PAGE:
Lotus Elan

Are inner tubes required with 5.5J steel rims and 155R80 13

PostPost by: sabbot » Sat May 30, 2020 7:18 pm

As subject, I’m just about to order tires for standard knock on steel rims For an S4 and thought I should check.
Thanks
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PostPost by: MarkDa » Sat May 30, 2020 9:56 pm

You don't need inner tubes with standard rims unless your tyre specifically requires one - it will say so on the wall.
Indeed fitting tubes into tubeless tyres can result in failure quite quickly if the tyre inner is heavily contoured. There was thread here a couple of weeks ago with two flat tyres within minutes of each other.
So don't unless you have to.

Turning to the rims - standard rim is 4.5" not 5.5"
If you have 5.5" (+2 width) the they are a bit wide for 155 section tyres. They might not even go into the wheel arch properly or risk fouling the rear spring seat.
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PostPost by: Esprit2 » Mon Jun 01, 2020 4:25 pm

The steel wheels are riveted, not welded, and the rivets can develop air leaks. Back in the day, it wasn't uncommon to use a rubber seal, like a large, 2-3" wide rubber band stretched over the rim and into the center of the wheel, covering the rivet heads. If your wheels are leaking, then an inner tube would be an option to solve the leak, not a requirement for any modern tire you might be using. Early vintage tires were permeable and could leak air through their wall, and 'tubeless' tires added a 'seal' layer to their construction. I think you would be hard pressed to find a modern tire that can't hold air.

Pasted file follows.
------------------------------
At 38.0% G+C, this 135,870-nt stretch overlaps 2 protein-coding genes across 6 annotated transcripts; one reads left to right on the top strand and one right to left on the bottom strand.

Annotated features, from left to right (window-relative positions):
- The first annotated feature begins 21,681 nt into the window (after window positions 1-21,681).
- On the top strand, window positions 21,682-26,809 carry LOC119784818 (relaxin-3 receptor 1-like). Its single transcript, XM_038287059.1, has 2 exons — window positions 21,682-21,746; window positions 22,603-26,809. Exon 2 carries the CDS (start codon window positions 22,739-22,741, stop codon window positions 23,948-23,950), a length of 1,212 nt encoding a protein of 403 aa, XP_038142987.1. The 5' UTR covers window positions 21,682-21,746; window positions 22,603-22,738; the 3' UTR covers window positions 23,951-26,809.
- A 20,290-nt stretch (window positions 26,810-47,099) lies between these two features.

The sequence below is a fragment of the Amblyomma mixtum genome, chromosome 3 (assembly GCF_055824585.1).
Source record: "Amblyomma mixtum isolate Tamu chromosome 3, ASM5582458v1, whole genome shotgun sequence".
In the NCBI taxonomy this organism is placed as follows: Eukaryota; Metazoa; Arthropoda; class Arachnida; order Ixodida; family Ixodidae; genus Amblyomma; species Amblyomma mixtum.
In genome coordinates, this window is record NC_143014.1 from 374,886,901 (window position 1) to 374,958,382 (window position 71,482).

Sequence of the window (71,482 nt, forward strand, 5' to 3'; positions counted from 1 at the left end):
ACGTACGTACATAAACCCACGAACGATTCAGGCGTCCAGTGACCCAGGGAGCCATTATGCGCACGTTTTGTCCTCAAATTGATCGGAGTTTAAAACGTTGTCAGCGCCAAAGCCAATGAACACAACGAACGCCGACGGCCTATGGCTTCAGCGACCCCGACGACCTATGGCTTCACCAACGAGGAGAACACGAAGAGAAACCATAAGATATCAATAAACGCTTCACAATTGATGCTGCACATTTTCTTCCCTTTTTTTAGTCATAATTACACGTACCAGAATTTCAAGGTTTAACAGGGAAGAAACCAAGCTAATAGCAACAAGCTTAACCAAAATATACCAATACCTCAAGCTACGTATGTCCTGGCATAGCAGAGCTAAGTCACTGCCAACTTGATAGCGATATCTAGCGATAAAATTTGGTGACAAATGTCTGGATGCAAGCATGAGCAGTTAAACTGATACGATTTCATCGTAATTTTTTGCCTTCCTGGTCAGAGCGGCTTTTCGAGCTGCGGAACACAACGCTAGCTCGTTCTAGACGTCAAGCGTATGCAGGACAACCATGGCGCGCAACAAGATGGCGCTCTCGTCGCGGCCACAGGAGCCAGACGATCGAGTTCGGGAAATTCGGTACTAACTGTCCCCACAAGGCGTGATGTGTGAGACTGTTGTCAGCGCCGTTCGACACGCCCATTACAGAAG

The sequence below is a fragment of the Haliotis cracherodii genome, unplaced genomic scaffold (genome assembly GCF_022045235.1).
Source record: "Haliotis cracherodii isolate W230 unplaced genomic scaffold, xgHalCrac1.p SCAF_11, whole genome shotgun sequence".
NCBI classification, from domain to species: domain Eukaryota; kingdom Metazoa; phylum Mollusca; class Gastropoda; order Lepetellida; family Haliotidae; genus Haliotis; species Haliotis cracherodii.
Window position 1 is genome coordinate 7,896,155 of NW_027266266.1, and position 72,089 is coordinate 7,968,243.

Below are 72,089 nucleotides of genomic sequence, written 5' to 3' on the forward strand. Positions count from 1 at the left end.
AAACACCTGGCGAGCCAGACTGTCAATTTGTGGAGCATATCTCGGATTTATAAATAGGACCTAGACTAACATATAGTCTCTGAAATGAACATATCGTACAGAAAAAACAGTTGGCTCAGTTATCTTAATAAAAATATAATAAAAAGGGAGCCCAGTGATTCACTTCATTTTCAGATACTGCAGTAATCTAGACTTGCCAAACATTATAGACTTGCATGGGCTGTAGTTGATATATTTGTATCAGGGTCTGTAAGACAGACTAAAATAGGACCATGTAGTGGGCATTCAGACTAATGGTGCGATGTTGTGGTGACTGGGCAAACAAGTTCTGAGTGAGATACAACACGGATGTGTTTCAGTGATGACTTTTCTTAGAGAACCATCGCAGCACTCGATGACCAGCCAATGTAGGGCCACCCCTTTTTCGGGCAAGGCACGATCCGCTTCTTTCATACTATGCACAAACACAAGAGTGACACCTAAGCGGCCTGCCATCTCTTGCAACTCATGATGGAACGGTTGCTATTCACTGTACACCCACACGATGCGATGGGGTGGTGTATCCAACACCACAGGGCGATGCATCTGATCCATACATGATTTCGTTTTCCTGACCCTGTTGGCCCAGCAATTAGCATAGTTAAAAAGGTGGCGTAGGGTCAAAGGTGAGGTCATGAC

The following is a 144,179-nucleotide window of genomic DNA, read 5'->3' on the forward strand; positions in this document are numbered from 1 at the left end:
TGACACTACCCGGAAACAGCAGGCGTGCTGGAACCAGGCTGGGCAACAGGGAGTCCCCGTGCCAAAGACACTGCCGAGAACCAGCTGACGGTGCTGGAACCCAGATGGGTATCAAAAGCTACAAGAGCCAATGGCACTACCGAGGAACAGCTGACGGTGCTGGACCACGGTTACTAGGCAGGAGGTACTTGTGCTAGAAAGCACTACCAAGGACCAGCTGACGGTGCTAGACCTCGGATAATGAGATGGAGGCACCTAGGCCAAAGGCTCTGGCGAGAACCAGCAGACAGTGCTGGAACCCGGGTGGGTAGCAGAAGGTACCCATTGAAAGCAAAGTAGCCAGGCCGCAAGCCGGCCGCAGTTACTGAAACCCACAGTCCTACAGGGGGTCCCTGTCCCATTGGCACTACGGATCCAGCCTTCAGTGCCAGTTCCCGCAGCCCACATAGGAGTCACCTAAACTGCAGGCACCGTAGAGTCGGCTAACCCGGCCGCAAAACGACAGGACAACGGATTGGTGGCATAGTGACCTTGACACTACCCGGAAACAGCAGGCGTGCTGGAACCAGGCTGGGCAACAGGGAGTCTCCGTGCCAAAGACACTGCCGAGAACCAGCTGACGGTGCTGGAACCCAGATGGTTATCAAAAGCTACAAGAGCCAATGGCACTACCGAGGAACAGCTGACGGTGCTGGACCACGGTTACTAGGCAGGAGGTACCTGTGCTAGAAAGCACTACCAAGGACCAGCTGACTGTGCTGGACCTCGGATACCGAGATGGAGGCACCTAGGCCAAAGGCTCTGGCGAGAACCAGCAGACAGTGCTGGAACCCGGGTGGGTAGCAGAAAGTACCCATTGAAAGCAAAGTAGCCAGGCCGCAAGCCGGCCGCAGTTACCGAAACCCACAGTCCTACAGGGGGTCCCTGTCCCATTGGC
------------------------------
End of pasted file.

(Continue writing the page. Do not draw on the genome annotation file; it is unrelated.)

Another alternative for sealing leaky rivets is to wick a little Loctite 290 under them. It's very thin, and meant to wick into tight fits after assembly. Apply a few drops as long as it keeps wicking in and disappearing. When the next drop just makes a puddle, stop and wipe off any excess. Give it 24 hours for a full seal. Paint could block the 290, but any cracks that can leak air should also allow 290 to wick in.

Good luck,
Tim Engel
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PostPost by: MarkDa » Mon Jun 01, 2020 10:31 pm

I'd say any wheel with loose rivets should be discarded.
However powder coat will certainly ensure an air tight rim as probably would any decent paint system.
If the rims are leaking and you'd rather use tubes than fix the rims then fit tubed tyres. Probably the only tyres you'll be able to get will be Michelin XAS which are H ratedwith tubes fitting and balancing will run out about £900 for 4.
The handling quality will be incomparable by all account - it would seem that those who go down this route wouldn't go back to tubeless S rated tyres.

I repeat that tubes in tubeless tyres present a significant risk of sudden deflation - both dangerous and more hassle than regular topping up of a slow leak.

If an early concern is the stability of a tyre on a 'non safety' rim then the fact that much heavier and just as fast cars were using these sort of rims with tubeless tyres in period and for many years after.
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